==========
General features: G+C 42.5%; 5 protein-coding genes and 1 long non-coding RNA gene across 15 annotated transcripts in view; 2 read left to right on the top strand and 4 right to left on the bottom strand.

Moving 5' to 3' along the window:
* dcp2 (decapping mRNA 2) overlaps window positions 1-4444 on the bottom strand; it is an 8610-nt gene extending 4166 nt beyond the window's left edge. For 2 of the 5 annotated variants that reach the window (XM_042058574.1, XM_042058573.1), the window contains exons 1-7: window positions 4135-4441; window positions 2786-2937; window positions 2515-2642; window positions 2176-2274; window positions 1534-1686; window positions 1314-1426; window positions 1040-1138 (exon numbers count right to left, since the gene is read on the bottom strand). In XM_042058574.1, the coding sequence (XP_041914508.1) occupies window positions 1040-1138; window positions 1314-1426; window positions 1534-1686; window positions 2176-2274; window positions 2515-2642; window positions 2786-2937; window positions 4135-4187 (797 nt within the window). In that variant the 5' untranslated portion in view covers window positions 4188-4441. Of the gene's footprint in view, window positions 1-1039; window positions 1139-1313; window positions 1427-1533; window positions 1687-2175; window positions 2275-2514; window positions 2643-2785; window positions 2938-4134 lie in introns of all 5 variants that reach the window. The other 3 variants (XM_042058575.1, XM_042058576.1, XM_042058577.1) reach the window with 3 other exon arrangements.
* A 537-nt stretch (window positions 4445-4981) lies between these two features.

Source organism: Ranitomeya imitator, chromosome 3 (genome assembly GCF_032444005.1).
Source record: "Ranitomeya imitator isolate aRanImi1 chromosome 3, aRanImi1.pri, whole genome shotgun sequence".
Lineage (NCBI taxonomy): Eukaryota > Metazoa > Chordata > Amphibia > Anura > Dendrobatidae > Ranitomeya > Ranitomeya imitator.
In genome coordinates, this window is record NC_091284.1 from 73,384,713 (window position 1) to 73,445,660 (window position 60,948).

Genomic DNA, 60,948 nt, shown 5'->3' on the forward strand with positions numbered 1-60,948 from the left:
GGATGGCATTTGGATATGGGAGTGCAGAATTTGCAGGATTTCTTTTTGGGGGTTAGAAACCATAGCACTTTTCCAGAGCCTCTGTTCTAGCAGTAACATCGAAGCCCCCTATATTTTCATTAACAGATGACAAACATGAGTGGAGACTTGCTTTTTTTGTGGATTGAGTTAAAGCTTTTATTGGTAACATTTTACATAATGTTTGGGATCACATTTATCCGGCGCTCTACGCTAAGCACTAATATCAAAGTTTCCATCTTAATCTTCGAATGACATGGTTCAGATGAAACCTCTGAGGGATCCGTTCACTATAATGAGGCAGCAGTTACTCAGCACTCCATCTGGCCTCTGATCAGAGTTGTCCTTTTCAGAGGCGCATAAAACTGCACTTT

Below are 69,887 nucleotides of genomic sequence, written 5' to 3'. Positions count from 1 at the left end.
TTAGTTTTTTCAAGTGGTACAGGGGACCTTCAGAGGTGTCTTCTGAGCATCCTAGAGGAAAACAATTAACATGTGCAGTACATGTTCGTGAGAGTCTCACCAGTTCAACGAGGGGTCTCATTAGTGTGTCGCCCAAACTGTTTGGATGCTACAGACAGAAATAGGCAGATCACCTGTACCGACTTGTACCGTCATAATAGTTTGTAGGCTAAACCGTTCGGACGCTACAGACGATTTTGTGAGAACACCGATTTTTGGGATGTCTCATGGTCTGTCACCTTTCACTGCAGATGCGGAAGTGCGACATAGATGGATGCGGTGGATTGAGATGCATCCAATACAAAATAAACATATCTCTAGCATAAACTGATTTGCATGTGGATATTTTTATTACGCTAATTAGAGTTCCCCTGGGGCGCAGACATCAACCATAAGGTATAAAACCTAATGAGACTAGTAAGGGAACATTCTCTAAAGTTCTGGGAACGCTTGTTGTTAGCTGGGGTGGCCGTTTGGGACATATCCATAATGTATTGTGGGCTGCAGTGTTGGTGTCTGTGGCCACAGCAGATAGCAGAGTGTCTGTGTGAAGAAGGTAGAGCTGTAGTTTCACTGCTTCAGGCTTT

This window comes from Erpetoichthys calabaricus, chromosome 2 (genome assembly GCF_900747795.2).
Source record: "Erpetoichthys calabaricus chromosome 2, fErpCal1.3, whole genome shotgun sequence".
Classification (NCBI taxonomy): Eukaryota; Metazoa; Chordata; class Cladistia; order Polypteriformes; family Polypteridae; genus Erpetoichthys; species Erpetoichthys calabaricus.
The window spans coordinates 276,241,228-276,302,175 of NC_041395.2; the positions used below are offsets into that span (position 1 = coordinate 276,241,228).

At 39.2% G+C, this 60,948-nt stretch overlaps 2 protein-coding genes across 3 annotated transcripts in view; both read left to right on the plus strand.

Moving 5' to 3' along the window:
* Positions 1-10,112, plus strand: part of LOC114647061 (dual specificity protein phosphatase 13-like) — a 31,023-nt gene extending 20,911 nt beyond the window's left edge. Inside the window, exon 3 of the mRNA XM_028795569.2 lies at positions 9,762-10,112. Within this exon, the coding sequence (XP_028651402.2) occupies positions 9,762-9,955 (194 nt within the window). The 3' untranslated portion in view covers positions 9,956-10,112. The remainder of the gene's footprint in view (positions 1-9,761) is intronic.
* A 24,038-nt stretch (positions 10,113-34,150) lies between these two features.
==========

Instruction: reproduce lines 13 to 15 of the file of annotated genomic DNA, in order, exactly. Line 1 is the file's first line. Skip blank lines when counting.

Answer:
This window comes from Erpetoichthys calabaricus, chromosome 2 (genome assembly GCF_900747795.2).
Source record: "Erpetoichthys calabaricus chromosome 2, fErpCal1.3, whole genome shotgun sequence".
Classification (NCBI taxonomy): Eukaryota; Metazoa; Chordata; class Cladistia; order Polypteriformes; family Polypteridae; genus Erpetoichthys; species Erpetoichthys calabaricus.